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This, that and the other. Mostly the other
Unable to flash hard, batsman turns to pills
Manny Keitel is a young New Zealander with seemingly all the shots in the book. But he has one shortcoming, so to speak: when Manny flashes at the ball, he is unable to flash hard, in the manner recommended by many a coaching manual and commentator. Poor Manny's problem is that he flashes soft. This desperate young man has tried everything he knows to overcome this embarrassing problem, to no avail.
Thankfully, however, this story has a happy ending: Manny finally turned to a tactful family doctor, who recommended he take a small blue pill at least an hour before he went out to bat. The batsman has since been flashing happily away, and he has never flashed harder* outside off stump.
*Disclaimer: If you find you are flashing and flashing hard for a period of more than four hours, please consult your coach and/or doctor.
Hot Spot fails to detect irony of situation
In further evidence that Hot Spot technology is by no means foolproof, the imaging system has thus far also continued to fail to detect the irony of the situation for the BCCI.
"In the long run, this is even more problematic than undetected faint edges," said a BCCI spokesman. "I mean, how many times has an Indian player been on the receiving end of an umpire's decision due to his own board's intransigence on the matter? And yet we still haven't been able to see the irony in the situation to save our lives," he reasoned. "Clearly the technology's just too unreliable."
Unearthed Richard III skeleton actually shirtless Ganguly
A facial reconstruction of the recently unearthed skeleton thought to be King Richard III has revealed the bones as belonging to the body of none other than commentator and scrawny former Indian cricketer Sourav Ganguly.
"It was an easy mistake to make," said a red-faced forensic expert. "When we saw a pile of bones lying in a ditch, we just assumed they were, well, dead."
Ganguly for his part seemed bemused. "Last thing I remember doing is falling asleep somewhere on the way home after visiting a local tavern in Leicester with some old friends," said the Indian legend, who admitted to having taken off his shirt at the pub in a drunken re-enactment of his antics at Lord's in 2002, before blacking out.
What's in a name? Sunrisers Hyderabad
The IPL is replete with teams that have chosen meaningless, often embarrassing, names for themselves (face it, Chennai Super Kings: you sound like a brand of cigarette). So it comes as a refreshing surprise to see some apparent thought and consideration given to naming a team for a change.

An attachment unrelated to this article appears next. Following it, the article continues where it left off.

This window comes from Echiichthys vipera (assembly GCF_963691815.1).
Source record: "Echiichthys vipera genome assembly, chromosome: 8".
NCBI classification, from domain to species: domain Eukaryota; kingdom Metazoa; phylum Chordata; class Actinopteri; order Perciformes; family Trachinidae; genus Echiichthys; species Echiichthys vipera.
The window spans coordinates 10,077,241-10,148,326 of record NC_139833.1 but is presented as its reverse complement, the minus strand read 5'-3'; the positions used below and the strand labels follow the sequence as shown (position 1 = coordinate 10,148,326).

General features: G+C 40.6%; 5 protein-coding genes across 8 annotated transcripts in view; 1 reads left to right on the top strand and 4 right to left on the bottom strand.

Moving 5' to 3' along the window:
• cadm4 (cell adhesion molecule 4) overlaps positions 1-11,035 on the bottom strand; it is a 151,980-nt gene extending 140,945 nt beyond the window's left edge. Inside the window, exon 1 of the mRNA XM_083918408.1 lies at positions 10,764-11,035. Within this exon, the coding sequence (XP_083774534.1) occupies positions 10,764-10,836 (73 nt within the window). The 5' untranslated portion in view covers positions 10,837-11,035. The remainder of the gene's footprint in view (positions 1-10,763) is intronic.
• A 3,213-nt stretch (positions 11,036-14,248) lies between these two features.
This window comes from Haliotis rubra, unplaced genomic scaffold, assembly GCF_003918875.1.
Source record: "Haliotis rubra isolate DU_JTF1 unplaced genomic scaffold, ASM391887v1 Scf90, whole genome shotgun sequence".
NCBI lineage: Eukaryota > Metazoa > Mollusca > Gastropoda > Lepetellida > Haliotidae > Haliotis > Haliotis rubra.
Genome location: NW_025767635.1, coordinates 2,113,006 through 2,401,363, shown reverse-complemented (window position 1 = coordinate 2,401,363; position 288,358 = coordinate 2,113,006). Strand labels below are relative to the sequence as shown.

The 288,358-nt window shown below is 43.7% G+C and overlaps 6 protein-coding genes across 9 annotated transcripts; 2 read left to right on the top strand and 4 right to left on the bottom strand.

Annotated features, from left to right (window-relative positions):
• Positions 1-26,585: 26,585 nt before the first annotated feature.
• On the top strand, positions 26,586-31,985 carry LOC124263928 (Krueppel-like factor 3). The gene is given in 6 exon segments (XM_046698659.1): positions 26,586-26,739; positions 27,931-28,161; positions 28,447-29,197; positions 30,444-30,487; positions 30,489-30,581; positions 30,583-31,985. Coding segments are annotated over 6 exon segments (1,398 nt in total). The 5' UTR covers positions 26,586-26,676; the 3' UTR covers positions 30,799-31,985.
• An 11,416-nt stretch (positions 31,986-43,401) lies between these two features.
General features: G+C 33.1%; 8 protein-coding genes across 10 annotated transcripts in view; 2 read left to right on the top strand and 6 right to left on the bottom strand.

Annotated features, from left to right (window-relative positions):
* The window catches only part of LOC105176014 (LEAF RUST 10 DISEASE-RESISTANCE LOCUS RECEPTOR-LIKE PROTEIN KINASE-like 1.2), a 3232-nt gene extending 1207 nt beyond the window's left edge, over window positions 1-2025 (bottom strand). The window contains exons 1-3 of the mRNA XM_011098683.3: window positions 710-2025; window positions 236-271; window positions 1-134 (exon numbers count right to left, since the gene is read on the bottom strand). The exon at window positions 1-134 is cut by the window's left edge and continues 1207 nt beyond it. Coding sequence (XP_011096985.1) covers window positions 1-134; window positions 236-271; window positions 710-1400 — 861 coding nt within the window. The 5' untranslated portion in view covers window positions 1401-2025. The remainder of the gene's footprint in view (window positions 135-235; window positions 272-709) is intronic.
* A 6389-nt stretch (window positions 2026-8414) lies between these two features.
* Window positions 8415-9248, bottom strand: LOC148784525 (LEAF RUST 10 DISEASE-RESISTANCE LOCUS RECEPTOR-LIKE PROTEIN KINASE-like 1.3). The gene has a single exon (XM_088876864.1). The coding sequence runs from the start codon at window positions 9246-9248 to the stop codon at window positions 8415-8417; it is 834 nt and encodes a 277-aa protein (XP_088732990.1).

It might sound obvious to say, but Sunrisers Hyderabad takes its name from the ancient Deccan folk tradition of sunrising. According to Wikipedia, sunrising is the art of arbitrarily and unimaginatively incorporating into the name of the team that of its out-of-state owners (in this instance, Sun TV Network). According to reports, the mascot of the Hyderabad team will consist of a famous stick figure painting that dates not nearly far back enough to the history of the game in the region and elsewhere.
Male commentators at women's World Cup found to be artificially deepening their voices
Male commentators at the women's World Cup have been found to be lowering their voices by as much as two whole octaves, according to a report. The study further found that the closer a male commentator was seated to his female counterpart or a player, the lower his voice dropped. Other changes observed include a penchant for laughing too loudly at a joke made by a female commentator or player, sending little love notes to a female commentator or player, and just trying too hard in general.
Maxwell on feeling like a million bucks
It has been learnt that Glenn Maxwell is considering embarking on a motivational speaking tour, to share with people the inner peace he has found on being sold for the highest price at this year's IPL auction.
"I just want to let people know that it really is possible to wake up feeling like a million bucks," said Maxwell. "You don't need to book yourself into an expensive retreat or abuse your body with yoga. All you need is a million bucks."
What's in a name? Duronto Rajshahi
No, seriously, what does it mean? Because I haven't a clue.
Pup grows up
In his acceptance speech for being awarded yet another Allan Border Award, Michael Clarke spoke about, among other things, his wish to be acknowledged as having outgrown his longstanding nickname of "Pup."
"I'm top dog now," said Clarke, "so I deserve to be called something more appropriate. Something like 'Wolf,' or 'Rex.'" Besides, added the Australia captain, he had finally stopped bounding after random cars for no apparent reason, and had put a halt to his irritating habit of chewing up all the shoes in the house.
R Rajkumar tweets here
All quotes and "facts" in this article are made up, but you knew that already, didn't you?
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